Magnolia Plantation (Derry, Louisiana)
|Nearest city:||Derry, Louisiana|
|Architectural style:||Acadian Cottage|
|Added to NRHP:||March 07, 1979|
|Designated NHL:||January 3, 2001|
Magnolia Plantation is a former plantation in Natchitoches Parish, Louisiana. The site was declared a National Historic Landmark in 2001. Included in the Cane River Creole National Historical Park, Magnolia Plantation is also a destination on the Louisiana African American Heritage Trail.
The plantation traces its roots back to Jean Baptiste LeComte II, who received French and Spanish land grants in the mid-18th century. This began the plantation's recorded history, although the first structures were not built until the 19th century, and the plantation was not operating until 1830. Ambrose LeComte, son of Jean Baptiste, married Julia Buard. They began a tradition of community and cultivation on a vast piece of property. Their two daughters, Laura and Ursula Atala, married two sons from the Hertzog family: Bernard Theophile Henry and Matthew Hertzog, respectively. Atala and Matthew Hertzog took over the plantation shortly after their marriage in 1852, thus linking the Hertzog name to Magnolia.
Magnolia Plantation is exceptional because of the surviving farming technology, such as the cotton picker tractors and two cotton gins (both steam- and animal-powered). It has 21 buildings that contribute to the significance of the site, an unusually high number for surviving plantations. Among these are the eight quarters, rare brick cabins used by workers who lived and worked on the plantation for 100 years after the American Civil War.
The plantation was also exceptional for its influence in the community and the Cane River area. La Côte Joyeuse became home to many, including the writer Francois Mignon. He claimed to have come to visit Magnolia on Cane River for a week and stayed 60 years. For 100 years after the American Civil War, "the Hertzogs," as the place was familiarly known, served as the center of a community of Creoles of color and blacks who lived and worked on the plantation as tenant farmers and laborers. By the mid-20th century, changes in agriculture led people to urban jobs.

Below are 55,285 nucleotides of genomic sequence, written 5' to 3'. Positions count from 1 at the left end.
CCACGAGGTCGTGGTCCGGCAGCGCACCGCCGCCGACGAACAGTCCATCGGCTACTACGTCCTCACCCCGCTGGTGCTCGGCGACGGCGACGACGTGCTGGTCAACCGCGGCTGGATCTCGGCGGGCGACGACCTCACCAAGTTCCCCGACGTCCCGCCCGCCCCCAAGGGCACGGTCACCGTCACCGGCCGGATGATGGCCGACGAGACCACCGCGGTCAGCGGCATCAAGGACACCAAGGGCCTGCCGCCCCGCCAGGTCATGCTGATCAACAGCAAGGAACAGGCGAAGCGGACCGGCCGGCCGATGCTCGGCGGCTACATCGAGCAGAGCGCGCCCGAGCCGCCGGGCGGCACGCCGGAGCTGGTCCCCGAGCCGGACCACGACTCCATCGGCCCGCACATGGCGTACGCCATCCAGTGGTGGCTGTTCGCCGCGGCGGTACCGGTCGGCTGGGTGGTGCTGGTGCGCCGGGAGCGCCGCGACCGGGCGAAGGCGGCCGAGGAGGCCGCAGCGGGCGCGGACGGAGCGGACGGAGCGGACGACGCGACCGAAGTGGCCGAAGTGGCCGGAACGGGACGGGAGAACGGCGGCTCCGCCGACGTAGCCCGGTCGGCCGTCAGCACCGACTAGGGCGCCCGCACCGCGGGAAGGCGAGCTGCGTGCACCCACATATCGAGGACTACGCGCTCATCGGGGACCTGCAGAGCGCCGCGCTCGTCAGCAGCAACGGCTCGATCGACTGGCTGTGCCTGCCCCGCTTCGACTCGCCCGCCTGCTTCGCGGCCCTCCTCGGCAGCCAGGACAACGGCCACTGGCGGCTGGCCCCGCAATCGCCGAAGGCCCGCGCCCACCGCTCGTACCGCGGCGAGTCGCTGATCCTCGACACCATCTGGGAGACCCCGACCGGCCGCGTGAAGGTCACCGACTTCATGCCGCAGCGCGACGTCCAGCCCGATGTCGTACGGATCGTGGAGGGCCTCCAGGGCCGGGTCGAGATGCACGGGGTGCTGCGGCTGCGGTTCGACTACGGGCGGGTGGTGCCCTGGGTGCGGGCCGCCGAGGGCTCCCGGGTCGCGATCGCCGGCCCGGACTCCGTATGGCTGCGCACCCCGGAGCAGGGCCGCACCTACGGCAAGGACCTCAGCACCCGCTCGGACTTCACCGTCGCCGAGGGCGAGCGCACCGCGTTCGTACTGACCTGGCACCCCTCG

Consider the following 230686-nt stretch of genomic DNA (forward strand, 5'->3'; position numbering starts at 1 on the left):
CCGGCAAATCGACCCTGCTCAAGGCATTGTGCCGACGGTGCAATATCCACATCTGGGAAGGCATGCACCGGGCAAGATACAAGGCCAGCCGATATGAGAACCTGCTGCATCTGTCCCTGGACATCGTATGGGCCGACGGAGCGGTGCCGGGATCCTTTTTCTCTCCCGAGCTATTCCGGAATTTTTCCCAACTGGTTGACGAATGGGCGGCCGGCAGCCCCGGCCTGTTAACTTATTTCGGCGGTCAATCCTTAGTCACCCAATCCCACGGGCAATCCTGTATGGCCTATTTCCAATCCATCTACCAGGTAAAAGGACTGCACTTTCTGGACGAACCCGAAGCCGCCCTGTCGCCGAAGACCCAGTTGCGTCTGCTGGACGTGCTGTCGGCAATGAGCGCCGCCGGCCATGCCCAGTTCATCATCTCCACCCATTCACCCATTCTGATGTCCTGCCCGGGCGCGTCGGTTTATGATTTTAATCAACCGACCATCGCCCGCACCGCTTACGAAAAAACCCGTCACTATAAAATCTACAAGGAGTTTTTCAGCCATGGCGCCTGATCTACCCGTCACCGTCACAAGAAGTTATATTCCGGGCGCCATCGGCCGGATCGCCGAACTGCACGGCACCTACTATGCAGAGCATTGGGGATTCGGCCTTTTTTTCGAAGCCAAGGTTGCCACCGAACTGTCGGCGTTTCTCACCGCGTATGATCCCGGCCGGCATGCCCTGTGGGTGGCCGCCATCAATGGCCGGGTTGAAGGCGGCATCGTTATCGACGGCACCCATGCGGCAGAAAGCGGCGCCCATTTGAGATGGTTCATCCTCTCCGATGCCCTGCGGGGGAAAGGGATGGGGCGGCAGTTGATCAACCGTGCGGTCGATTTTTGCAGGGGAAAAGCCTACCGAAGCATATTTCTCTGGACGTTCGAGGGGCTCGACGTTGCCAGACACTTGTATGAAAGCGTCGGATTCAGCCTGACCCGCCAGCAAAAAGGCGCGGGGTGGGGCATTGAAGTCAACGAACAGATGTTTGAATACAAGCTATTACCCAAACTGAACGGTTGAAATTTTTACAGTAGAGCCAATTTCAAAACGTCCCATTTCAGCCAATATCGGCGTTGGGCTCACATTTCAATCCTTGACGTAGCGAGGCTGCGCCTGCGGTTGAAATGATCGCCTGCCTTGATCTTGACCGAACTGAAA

According to the Sabin Gianelloni, Sr. Papers (submitted to the LSU Libraries) Subseries 2. Sabin, Jr. and Vivian Gianelloni correspondence, 1937-1957 - "Sabin, Jr. tells of his purchase of Magnolia Plantation (Aug. 24, 28, Sept. 24, 1951)" [from its original owners] however, records are not showing any transfer to the Conservation or Parks division in later years. [Information added by Meg Gianelloni McDonough, March 2013]
The park portion of the plantation is owned by the National Park Service. The main house and the farming acreage is owned by the Descendants of Ambrose John Hertzog and Sarah Jane Hunter Hertzog. The Park Service has acquired 16 buildings, including the Plantation Store, the cotton gin, the Overseer's House (or Slave Hospital); blacksmith shop and the brick quarters. It continues to improve their condition to preserve them for future generations.
In popular culture 
- Reportedly haunted by spirits of residents of the main house and of slaves who practiced Voodoo, Magnolia Plantation has been featured on the Travel Channel series Ghost Adventures.
- Scariest Places on Earth sent two families to spend the night at the Magnolia Plantation.
- "National Register Information System". National Register of Historic Places. National Park Service. 2009-03-13.
- "Magnolia Plantation". National Historic Landmark summary listing. National Park Service. Retrieved 2008-01-30.
- Jonathan Fricker, Donna Fricker and Patty Henry (November, 1999). PDF (307 KB). National Park Service
- Muriel (Miki) Crespi, "A Brief Ethnography of Magnolia Plantation", National Park Service, accessed 9 JUl 2008
- Cane River Creole National Historical Park
- Cane River National Heritage Area, a National Park Service Discover Our Shared Heritage Travel Itinerary
- Muriel (Miki) Crespi, "A Brief Ethnography of Magnolia Plantation", National Park Service
5. MAGNOLIA PLANTATION: A FAMILY FARM, by Henley Alexander Hunter, Northwestern State University Press, 2005.